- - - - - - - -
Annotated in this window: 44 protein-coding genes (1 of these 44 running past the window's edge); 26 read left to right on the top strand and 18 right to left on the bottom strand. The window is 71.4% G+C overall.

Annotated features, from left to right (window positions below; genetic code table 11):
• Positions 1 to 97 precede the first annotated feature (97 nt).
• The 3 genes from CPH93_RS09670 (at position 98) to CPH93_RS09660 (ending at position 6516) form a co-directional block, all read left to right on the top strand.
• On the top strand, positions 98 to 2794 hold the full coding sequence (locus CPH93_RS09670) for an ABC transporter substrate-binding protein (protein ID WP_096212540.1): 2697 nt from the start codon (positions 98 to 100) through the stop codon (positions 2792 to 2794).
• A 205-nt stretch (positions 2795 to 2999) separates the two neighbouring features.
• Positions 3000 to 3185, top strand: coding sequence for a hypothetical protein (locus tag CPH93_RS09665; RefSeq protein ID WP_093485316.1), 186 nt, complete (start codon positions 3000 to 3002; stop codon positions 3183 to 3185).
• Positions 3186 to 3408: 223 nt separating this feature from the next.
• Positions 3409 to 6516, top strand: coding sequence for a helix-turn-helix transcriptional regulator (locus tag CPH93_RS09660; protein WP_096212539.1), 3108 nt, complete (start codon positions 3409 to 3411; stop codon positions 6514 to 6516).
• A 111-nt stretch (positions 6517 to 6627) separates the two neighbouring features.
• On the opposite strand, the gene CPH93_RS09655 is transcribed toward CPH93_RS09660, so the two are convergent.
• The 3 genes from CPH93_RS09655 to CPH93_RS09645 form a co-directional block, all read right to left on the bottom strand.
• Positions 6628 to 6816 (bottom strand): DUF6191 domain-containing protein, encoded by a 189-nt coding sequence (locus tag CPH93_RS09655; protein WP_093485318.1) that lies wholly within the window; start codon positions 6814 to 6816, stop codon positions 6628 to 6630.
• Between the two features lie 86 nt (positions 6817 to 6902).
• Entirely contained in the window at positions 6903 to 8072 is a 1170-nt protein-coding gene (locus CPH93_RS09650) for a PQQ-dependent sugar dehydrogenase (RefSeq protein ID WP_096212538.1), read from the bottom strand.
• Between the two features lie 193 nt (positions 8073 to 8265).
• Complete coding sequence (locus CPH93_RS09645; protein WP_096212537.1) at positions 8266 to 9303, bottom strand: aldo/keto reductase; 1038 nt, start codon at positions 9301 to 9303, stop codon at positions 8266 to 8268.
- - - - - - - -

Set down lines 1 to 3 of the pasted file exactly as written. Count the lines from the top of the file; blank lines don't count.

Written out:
Annotated in this window: 44 protein-coding genes (1 of these 44 running past the window's edge); 26 read left to right on the top strand and 18 right to left on the bottom strand. The window is 71.4% G+C overall.

Annotated features, from left to right (window positions below; genetic code table 11):
• Positions 1 to 97 precede the first annotated feature (97 nt).